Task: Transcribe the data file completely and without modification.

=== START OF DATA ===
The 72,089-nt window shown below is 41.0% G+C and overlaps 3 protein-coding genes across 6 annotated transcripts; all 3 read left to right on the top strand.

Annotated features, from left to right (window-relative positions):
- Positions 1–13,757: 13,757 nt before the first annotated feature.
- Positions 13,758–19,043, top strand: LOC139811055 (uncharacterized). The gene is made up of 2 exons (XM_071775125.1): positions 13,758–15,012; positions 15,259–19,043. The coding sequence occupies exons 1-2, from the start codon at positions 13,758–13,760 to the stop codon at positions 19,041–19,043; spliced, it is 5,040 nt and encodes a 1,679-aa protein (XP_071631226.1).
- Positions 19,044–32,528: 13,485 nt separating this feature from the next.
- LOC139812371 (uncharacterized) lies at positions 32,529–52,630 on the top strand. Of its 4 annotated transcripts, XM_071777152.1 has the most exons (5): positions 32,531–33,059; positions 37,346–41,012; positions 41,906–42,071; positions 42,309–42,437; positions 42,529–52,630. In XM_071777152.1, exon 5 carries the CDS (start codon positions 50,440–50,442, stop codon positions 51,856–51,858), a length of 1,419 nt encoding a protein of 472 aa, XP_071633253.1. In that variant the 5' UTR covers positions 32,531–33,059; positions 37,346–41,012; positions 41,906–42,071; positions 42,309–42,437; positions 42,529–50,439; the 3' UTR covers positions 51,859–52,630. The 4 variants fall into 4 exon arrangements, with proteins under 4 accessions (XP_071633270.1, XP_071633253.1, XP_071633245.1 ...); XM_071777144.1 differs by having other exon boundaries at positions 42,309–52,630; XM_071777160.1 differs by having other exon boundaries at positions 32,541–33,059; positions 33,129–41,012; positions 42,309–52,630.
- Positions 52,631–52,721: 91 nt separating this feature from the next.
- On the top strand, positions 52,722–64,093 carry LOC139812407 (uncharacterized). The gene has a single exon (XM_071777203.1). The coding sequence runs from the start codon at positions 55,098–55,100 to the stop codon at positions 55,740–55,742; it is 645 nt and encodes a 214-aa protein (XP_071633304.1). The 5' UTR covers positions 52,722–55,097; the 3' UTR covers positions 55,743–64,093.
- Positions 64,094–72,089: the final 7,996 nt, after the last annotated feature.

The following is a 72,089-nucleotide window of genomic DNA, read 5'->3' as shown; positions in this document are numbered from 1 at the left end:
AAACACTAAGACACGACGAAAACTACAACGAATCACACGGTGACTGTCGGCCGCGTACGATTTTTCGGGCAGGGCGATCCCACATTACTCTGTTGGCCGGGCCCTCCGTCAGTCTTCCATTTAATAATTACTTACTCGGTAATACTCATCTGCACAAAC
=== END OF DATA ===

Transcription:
The 72,089-nt window shown below is 41.0% G+C and overlaps 3 protein-coding genes across 6 annotated transcripts; all 3 read left to right on the top strand.

Annotated features, from left to right (window-relative positions):
- Positions 1–13,757: 13,757 nt before the first annotated feature.
- Positions 13,758–19,043, top strand: LOC139811055 (uncharacterized). The gene is made up of 2 exons (XM_071775125.1): positions 13,758–15,012; positions 15,259–19,043. The coding sequence occupies exons 1-2, from the start codon at positions 13,758–13,760 to the stop codon at positions 19,041–19,043; spliced, it is 5,040 nt and encodes a 1,679-aa protein (XP_071631226.1).
- Positions 19,044–32,528: 13,485 nt separating this feature from the next.
- LOC139812371 (uncharacterized) lies at positions 32,529–52,630 on the top strand. Of its 4 annotated transcripts, XM_071777152.1 has the most exons (5): positions 32,531–33,059; positions 37,346–41,012; positions 41,906–42,071; positions 42,309–42,437; positions 42,529–52,630. In XM_071777152.1, exon 5 carries the CDS (start codon positions 50,440–50,442, stop codon positions 51,856–51,858), a length of 1,419 nt encoding a protein of 472 aa, XP_071633253.1. In that variant the 5' UTR covers positions 32,531–33,059; positions 37,346–41,012; positions 41,906–42,071; positions 42,309–42,437; positions 42,529–50,439; the 3' UTR covers positions 51,859–52,630. The 4 variants fall into 4 exon arrangements, with proteins under 4 accessions (XP_071633270.1, XP_071633253.1, XP_071633245.1 ...); XM_071777144.1 differs by having other exon boundaries at positions 42,309–52,630; XM_071777160.1 differs by having other exon boundaries at positions 32,541–33,059; positions 33,129–41,012; positions 42,309–52,630.
- Positions 52,631–52,721: 91 nt separating this feature from the next.
- On the top strand, positions 52,722–64,093 carry LOC139812407 (uncharacterized). The gene has a single exon (XM_071777203.1). The coding sequence runs from the start codon at positions 55,098–55,100 to the stop codon at positions 55,740–55,742; it is 645 nt and encodes a 214-aa protein (XP_071633304.1). The 5' UTR covers positions 52,722–55,097; the 3' UTR covers positions 55,743–64,093.
- Positions 64,094–72,089: the final 7,996 nt, after the last annotated feature.

The following is a 72,089-nucleotide window of genomic DNA, read 5'->3' as shown; positions in this document are numbered from 1 at the left end:
AAACACTAAGACACGACGAAAACTACAACGAATCACACGGTGACTGTCGGCCGCGTACGATTTTTCGGGCAGGGCGATCCCACATTACTCTGTTGGCCGGGCCCTCCGTCAGTCTTCCATTTAATAATTACTTACTCGGTAATACTCATCTGCACAAAC